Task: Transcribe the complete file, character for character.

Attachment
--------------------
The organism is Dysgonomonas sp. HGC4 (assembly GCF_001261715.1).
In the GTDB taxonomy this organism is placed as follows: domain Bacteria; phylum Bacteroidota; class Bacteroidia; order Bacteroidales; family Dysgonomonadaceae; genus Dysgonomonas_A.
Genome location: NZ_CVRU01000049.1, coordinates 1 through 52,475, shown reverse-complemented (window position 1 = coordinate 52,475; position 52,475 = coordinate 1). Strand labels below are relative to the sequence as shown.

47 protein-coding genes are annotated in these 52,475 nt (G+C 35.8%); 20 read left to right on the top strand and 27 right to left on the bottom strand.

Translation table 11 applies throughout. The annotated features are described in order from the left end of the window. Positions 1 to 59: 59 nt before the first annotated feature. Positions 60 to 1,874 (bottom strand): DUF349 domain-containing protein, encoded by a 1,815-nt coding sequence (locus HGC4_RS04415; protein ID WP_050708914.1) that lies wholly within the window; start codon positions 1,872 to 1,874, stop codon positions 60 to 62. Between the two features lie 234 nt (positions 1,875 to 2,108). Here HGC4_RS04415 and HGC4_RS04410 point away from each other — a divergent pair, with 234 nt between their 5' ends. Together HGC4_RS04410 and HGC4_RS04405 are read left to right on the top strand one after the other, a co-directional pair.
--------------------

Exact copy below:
The organism is Dysgonomonas sp. HGC4 (assembly GCF_001261715.1).
In the GTDB taxonomy this organism is placed as follows: domain Bacteria; phylum Bacteroidota; class Bacteroidia; order Bacteroidales; family Dysgonomonadaceae; genus Dysgonomonas_A.
Genome location: NZ_CVRU01000049.1, coordinates 1 through 52,475, shown reverse-complemented (window position 1 = coordinate 52,475; position 52,475 = coordinate 1). Strand labels below are relative to the sequence as shown.

47 protein-coding genes are annotated in these 52,475 nt (G+C 35.8%); 20 read left to right on the top strand and 27 right to left on the bottom strand.

Translation table 11 applies throughout. The annotated features are described in order from the left end of the window. Positions 1 to 59: 59 nt before the first annotated feature. Positions 60 to 1,874 (bottom strand): DUF349 domain-containing protein, encoded by a 1,815-nt coding sequence (locus HGC4_RS04415; protein ID WP_050708914.1) that lies wholly within the window; start codon positions 1,872 to 1,874, stop codon positions 60 to 62. Between the two features lie 234 nt (positions 1,875 to 2,108). Here HGC4_RS04415 and HGC4_RS04410 point away from each other — a divergent pair, with 234 nt between their 5' ends. Together HGC4_RS04410 and HGC4_RS04405 are read left to right on the top strand one after the other, a co-directional pair.